Getting to know vehicle handovers

In the last “Getting to Know” guide, we touched on test drives, to help to decide what car to buy. This week, it’s all about handovers, the last stage of the vehicle purchase process.

 

What is a vehicle handover?

 

A vehicle handover is often an exciting time when you get the keys to your car from the garage or dealership and drive it off the forecourt.

 

What happens during the vehicle handover?

 

Before being given the keys to your new pride and joy, the sales representative will run you through all the paperwork and any agreements that go with the car and that will need to be signed. This will be a chance to also review any yet unseen documentation such as the service record or MOT certificate to ensure that you are fully aware of the vehicle’s mechanical condition, and explain any finance packages that you will be taking out. You will also be asked to settle the remaining balance (if the car is not on a plan), whilst you will also be handed your part of the original V5C logbook. The business will keep their section to sign and send off to the DVLA, and you should then receive a brand new hard copy logbook in your name through the post.

 

When completing the final paperwork, the business might also ask you to sign documentation to acknowledge that you have been informed of or wish to purchase any optional extras such as a Gap Insurance policy (it covers the shortfall between the amount you paid for your car versus the market value at the time you make a claim if it has been stolen or written off), or a paint, fabric and leather protection package.

 

Before taking collection of the vehicle, you may once again be shown the car’s main features and controls to refresh your memory so that you can drive the car away safely. This “tour” of the vehicle may also prompt further questions that you may not have previously thought of.

 

What should you take into consideration during a vehicle handover?

 

The following can be taken into account when collecting a new or used car:

 

  • Has there been any damage to the vehicle (i.e is it in the same condition) since I last saw it? (the car may be given a courtesy valet prior to the handover);
  • Is the locking wheel nut key, puncture repair kit / spare wheel present?
  • Are all key fobs working?
  • Before driving away, do you understand the car’s controls and is there a handbook in the glovebox for any necessary clarification?
  • Does the car come with drive away / temporary insurance on collection of the car, and if so, how long does it last for?
  • Is the car taxed? (it still need to be taxed even if you do not need to pay it)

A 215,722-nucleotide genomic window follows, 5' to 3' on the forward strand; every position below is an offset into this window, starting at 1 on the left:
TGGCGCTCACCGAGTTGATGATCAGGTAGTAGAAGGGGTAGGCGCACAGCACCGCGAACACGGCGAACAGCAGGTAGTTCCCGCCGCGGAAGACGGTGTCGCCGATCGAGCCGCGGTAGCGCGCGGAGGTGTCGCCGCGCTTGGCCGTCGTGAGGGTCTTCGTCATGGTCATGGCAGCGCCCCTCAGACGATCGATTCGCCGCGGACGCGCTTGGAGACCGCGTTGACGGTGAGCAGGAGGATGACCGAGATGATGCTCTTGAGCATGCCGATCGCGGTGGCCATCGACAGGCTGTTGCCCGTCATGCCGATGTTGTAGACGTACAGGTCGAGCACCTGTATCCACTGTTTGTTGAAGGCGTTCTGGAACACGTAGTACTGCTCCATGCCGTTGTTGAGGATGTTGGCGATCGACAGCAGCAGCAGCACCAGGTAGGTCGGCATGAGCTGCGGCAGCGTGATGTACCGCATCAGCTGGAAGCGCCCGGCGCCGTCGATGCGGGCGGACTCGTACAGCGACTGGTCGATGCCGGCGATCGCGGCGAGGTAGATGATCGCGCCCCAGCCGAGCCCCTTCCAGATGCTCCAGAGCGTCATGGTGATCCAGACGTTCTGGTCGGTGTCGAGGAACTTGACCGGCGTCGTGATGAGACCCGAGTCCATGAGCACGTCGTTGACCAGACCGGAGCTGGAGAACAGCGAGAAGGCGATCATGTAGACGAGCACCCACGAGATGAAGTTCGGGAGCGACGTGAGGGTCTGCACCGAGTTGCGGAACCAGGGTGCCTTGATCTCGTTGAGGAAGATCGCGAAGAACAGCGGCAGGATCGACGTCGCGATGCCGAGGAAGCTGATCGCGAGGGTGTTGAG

• Is there breakdown cover with the car or do you need to arrange this separately?
  • Is the car still under warranty, and if so, what is the remaining term and what does it cover?
  • Do you have all the paperwork to go with the car and have you read through it all carefully (i.e. the final invoice, an HPI check, the stamped servicing record, the current MOT certificate, warranty and finance documents)?
  • Does the existing V5C match the vehicle (if it’s a used car)?
  • Have you been given a receipt for the purchase?
  • How much fuel is in the tank (a full tank may not be provided if this was not pre-agreed during the purchase process) / is it fully charged (if electric)?
  • Do you understand how to charge a car (if it is a plug-in vehicle or fully electric)?
  • Does the business offer a servicing package? 

 

What should I bring along to the vehicle handover?

 

There are a few items to take to the handover, which are as follows:

 

  • A method of payment for the final balance (such as a debit / credit card or cheque), which is often the difference between the price of the car and the deposit that you may have paid to reserve the vehicle;
  • A driver’s licence or passport to take out the finance agreement (if applicable);
  • Any documentation that was previously provided to you for the purchase of the vehicle (e.g. the deposit receipt), and any proof of insurance if you are not opting for the business’ temporary cover;
  • The V5 logbook, valid MOT certificate, user manual, service history and keys if you are part-exchanging your previous car; and
  • A record of any questions that you have when collecting the vehicle.

 

Also, you may want to bring along another family member or friend who may also wish to familiarise themselves again with the car if they will be driving it?

 

Where can I find a business to buy a new or used car?

 

To find an independent garage or franchised car dealership which is accredited to The Motor Ombudsman’s Motor Industry Code of Practice for Vehicle Sales, visit The Motor Ombudsman’s Garage Finder at www.TheMotorOmbudsman.org/garage-finder.